The Customer accepts or rejects the bid.
After the customer has accepted or rejected, the bid will show up under “Awarded” or “Lost” bids.
In the Vendor Collaboration module we have a special screen “Request for quotation bid” that is not available in the Procurement module. This screen is of fundamental importance for a few reasons.
Reason 1: It shows the “reply progress.’ The RFQ case shows up in this screen for the first time after being sent. The RFQ bid will show as “not started” until the vendor has clicked “Bid” and starts answering.
Reason 2: Attached documents from both parties are retrievable. This is not very surprising as both parties access the same record yet it is very convenient.
NOTE: There is a bug in the status display wordings. “Purchaser is updating” should be “Vendor is updating.” The same for “Submitted by purchaser,” which should be “Submitted by vendor.” Because it is a “reply status” it never mentions a status on the side of the customer. When the customer accepts or rejects, the RFQ bid status remains “Submitted by purchaser.”
When the bid is returned by the customer, the “reply progress” field value suddenly shows correctly “Vendor is updating” while the bid is in the hands of the vendor and he has not submitted anything yet. But after submitting, it shows incorrectly ‘”Submitted by purchaser.”
Reason 3: This screen shows the relation between the Request for Quote Id and the Request for Quote Case id. This clarifies the relation between RFQ case and “RFQ bid.”
The first column is the RFQ number that is unique for each vendor. We can call it the RFQ bid number. These numbers are created after sending the RFQ to the vendors.
If you create an RFQ, you really create an “RFQ case number.” That number shows in the third column. One RFQ case number can have as many RFQ bid numbers as there are vendors mentioned in the RFQ case.
The RFQ menu choice “All RFQs” in Procurement only shows the RFQ case numbers.
The Vendor Bidding workspace shows the RFQ bid numbers and does not show the originating “RFQ case number.”
In the database it is a normal one-to-many relationship but for the user it can get confusing. Which RFQ number are we talking about? The case or the bid?
RULE: The RFQ bid number is the only way to communicate with the vendor. Because that is the only number he will see. Advice is to make the number sequences of RFQ case and RFQ bid quite different. Use a prefix or if you want them to say numeric, make them start in a different quantity range. This will avoid confusion. In my testing they were in exactly the same quantity range and it is confusing.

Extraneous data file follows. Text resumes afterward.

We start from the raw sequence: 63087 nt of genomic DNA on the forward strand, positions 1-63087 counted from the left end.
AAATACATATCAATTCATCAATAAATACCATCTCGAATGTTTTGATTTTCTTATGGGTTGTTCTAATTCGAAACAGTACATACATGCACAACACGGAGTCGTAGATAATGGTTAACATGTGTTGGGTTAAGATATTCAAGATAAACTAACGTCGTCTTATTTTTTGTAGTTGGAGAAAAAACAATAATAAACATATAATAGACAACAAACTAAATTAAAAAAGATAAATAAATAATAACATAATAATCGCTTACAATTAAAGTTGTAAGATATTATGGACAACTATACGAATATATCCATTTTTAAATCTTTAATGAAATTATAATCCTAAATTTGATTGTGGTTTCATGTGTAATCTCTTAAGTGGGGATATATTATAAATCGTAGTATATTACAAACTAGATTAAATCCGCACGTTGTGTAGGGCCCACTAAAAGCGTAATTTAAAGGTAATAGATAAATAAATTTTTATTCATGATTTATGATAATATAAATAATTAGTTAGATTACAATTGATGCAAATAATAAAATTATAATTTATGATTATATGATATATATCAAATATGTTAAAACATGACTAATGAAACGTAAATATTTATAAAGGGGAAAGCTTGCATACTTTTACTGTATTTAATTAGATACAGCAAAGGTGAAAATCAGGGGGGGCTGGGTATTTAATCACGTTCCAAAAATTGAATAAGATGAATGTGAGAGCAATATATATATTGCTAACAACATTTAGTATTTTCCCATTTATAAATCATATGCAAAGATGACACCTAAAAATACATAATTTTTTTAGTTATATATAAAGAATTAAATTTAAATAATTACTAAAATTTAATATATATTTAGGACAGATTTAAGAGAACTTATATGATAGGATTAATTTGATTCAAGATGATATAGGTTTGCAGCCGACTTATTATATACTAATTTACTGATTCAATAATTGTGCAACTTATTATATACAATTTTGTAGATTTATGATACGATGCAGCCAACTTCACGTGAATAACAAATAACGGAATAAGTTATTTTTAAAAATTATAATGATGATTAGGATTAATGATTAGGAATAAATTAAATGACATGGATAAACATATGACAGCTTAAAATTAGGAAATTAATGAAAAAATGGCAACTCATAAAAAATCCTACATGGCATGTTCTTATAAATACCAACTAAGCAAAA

RULE: Internally we should talk about an RFQ case number and we mention the vendors we have invited to bid on our case. No need to use RFQ bid numbers.
We can personalize a screen that shows all RFQ bid numbers by adding “RFQ case number.”
We cannot personalize a screen that shows all RFQ case numbers because of the 1-to-many relationship between RFQ case number and RFQ (bid) number.
Seeing the existing RFQ functionality now working in vendor collaboration is a pleasant surprise. Especially for companies in the Engineer-to-Order vertical this will be a big plus as they have to process many RFQs for each “new job” or “new project” and the collaboration makes the process a lot faster. Because drawings often have to be attached to an RFQ in this industry, it is a great advantage to not have to mail these but simply attach them and they will be visible to the vendor immediately. This may be the biggest reason to go with vendor collaboration. It not only saves you the EDI effort, but also the PDI (Product Data Interchange) effort.
What challenges do you have with your Dynamics 365 for Finance and Operations solution? Whether it’s with vendor bidding or another area, our team of experts are ready to help you maximize your solution. Let’s know if you’re ready to chat.